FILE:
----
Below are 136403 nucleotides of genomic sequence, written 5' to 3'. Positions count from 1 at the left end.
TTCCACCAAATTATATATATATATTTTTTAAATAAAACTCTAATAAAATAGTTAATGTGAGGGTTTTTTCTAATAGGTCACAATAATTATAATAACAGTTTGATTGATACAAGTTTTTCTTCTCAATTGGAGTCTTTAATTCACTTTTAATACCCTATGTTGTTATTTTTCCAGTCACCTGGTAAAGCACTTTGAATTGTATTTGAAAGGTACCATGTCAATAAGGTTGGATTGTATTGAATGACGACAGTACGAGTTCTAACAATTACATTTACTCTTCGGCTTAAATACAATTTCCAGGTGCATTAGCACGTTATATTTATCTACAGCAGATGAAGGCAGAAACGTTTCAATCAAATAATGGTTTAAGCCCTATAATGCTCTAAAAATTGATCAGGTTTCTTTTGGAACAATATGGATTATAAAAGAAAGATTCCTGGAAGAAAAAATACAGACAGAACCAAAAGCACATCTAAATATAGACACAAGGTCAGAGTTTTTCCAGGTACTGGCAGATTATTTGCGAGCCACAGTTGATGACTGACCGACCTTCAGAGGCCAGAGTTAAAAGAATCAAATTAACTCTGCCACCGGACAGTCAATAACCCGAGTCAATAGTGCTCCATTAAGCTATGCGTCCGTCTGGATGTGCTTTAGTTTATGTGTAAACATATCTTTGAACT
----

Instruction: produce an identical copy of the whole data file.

Below are 136403 nucleotides of genomic sequence, written 5' to 3'. Positions count from 1 at the left end.
TTCCACCAAATTATATATATATATTTTTTAAATAAAACTCTAATAAAATAGTTAATGTGAGGGTTTTTTCTAATAGGTCACAATAATTATAATAACAGTTTGATTGATACAAGTTTTTCTTCTCAATTGGAGTCTTTAATTCACTTTTAATACCCTATGTTGTTATTTTTCCAGTCACCTGGTAAAGCACTTTGAATTGTATTTGAAAGGTACCATGTCAATAAGGTTGGATTGTATTGAATGACGACAGTACGAGTTCTAACAATTACATTTACTCTTCGGCTTAAATACAATTTCCAGGTGCATTAGCACGTTATATTTATCTACAGCAGATGAAGGCAGAAACGTTTCAATCAAATAATGGTTTAAGCCCTATAATGCTCTAAAAATTGATCAGGTTTCTTTTGGAACAATATGGATTATAAAAGAAAGATTCCTGGAAGAAAAAATACAGACAGAACCAAAAGCACATCTAAATATAGACACAAGGTCAGAGTTTTTCCAGGTACTGGCAGATTATTTGCGAGCCACAGTTGATGACTGACCGACCTTCAGAGGCCAGAGTTAAAAGAATCAAATTAACTCTGCCACCGGACAGTCAATAACCCGAGTCAATAGTGCTCCATTAAGCTATGCGTCCGTCTGGATGTGCTTTAGTTTATGTGTAAACATATCTTTGAACT